But I do not believe that the end of our human species will come about as a result of a nuclear war. It would be dreadful –although not much more dreadful than what we are seeing in Gaza, in Ukraine, in Sudan…, only widespread– but I don’t think it is likely. What I do regard as highly likely, as Yuval Noah Harari has warned time and again for the last 10 years, is that our species will sooner rather than later fall victim to its power or to its powerless ambition for power, and that it will succeed in doing so by developing technologies (biotechnology, infotechnology, artificial intelligence) over which it will end up losing control or over which only some (the most powerful) will have control; both would lead to the same thing: the possession of such technologies by some would end up dividing humanity between an elite of “enhanced” humans (!) and everyone else reduced to subhuman outcasts. They would both be the incarnation of Homo Dehumanised. Is it not already happening before our astonished, anguished eyes?

But why can this marvellous species, capable of the most sublime, get as far as this level of risk, this degree of horror, or is already approaching it? It is not because it was born with any “original sin” or as a result of “natural evil” or a “conscious, guilty decision”. So why? Simply because, like all living things, we were born unfinished, but with an extremely dangerous peculiarity for ourselves and for the community of all living things: our species was born endowed with amazing capabilities but at the same time is incapable of managing them wisely, harmoniously, fraternally. How can it go on being both alive and human?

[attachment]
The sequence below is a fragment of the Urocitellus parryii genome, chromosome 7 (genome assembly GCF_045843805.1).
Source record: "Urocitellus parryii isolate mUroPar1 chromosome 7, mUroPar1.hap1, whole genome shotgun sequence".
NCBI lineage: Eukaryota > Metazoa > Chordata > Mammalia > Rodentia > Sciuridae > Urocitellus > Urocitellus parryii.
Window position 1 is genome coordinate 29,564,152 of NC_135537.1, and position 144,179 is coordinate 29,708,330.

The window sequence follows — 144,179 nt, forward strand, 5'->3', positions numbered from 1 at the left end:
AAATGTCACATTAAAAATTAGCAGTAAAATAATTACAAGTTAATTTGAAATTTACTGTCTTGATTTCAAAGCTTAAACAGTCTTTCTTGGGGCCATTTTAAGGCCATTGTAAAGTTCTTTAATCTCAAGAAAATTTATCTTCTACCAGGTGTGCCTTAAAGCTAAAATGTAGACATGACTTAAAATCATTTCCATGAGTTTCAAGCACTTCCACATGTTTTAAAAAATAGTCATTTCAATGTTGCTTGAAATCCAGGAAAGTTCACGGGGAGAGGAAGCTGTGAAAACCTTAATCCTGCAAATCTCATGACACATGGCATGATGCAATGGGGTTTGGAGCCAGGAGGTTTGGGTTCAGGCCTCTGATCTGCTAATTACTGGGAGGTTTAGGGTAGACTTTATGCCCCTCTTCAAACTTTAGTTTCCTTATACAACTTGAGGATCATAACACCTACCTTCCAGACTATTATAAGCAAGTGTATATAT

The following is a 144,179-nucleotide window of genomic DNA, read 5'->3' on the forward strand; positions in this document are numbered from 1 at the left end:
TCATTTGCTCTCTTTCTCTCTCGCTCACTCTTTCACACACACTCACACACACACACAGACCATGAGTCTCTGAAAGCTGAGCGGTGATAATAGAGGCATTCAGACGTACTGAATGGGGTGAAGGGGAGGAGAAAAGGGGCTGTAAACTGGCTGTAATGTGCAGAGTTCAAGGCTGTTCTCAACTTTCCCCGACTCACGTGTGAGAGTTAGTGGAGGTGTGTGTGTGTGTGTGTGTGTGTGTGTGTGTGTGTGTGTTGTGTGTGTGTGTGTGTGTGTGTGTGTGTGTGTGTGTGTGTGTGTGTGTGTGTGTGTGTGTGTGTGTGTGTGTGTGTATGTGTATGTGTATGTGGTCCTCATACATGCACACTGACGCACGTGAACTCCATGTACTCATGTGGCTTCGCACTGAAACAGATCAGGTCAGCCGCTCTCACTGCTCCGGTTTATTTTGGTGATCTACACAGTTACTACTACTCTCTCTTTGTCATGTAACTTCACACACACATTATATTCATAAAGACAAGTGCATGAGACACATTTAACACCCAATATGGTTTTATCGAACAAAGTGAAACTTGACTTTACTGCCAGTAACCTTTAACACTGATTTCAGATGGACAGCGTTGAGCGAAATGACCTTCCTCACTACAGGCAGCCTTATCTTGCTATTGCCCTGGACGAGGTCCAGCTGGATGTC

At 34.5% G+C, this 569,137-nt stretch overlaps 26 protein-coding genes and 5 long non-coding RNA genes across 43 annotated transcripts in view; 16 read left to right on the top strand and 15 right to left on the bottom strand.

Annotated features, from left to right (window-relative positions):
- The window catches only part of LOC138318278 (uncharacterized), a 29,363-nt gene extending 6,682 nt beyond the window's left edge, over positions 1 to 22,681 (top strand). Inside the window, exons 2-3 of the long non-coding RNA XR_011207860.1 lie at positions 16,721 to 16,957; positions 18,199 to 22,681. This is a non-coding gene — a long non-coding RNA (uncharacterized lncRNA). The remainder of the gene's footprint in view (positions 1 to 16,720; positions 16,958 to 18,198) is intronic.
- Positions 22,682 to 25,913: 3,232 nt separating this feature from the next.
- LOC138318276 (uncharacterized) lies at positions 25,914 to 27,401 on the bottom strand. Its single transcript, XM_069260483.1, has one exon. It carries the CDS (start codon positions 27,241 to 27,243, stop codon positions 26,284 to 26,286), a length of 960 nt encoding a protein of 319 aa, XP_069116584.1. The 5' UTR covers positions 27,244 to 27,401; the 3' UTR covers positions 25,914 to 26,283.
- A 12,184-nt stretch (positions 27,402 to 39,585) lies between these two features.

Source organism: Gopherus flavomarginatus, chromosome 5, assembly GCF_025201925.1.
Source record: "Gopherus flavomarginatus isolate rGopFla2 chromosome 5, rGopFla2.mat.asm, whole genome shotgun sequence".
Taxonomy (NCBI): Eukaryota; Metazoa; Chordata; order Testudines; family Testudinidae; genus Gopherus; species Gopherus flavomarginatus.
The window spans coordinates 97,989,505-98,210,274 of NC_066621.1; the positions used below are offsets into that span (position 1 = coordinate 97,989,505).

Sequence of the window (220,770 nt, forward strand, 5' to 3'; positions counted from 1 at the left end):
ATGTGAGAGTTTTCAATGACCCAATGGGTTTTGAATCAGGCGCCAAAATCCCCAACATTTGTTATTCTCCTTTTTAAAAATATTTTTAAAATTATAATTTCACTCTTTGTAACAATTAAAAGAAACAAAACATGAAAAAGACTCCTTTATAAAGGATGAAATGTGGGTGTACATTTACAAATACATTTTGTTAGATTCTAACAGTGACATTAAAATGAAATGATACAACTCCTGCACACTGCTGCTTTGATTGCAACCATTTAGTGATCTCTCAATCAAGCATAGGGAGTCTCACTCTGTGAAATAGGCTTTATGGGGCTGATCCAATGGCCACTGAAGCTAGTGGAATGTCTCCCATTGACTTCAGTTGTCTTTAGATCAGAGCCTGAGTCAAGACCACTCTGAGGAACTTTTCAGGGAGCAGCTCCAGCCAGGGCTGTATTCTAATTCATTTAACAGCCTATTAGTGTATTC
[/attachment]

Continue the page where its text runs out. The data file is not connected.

Once again I contemplate Bethlehem, the crib, the figure of nascent life, of living goodness, of good life: Jesus, the baby Jesus in the arms of Mary and Joseph. Not because he was the son of a virgin mother, nor the consubstantial son of a supreme deity, nor because he is the only icon of humanity. It is the icon that reveals the most to me, and in it I look at what, with my eyes wide open, I could see in any newborn living being. And I believe that, if our species wants to become Sapiens, to harmonise its immense capabilities and its quasi-infinite power, if it wants to survive as a living and human being, it must urgently –looking at the icon of Jesus and countless others of yesterday and today– rethink and relearn how to live, it must invest its scientific knowledge in all this and redirect all political, educational, healthcare and economic institutions to all this, it must assimilate deeply what Jesus dreamed of in the arms of Joseph and Mary, what all children and the whole universe dream of, and what he announced and experienced as an itinerant prophet and healer, at the cost of his own life and for the eternal resurrection of his life: that we can only eat our fill at the common table, we can only be free by putting ourselves in our neighbour’s shoes, we can only be wise by being simple, we can only heal ourselves by caring for all, we can only be happy by being merciful, we can only live in peace by freeing ourselves from hatred. Only by being human can we be divine.

Aizarna, Basque Country. 22 December, 2023

(Translated by Sarah J. Turtle)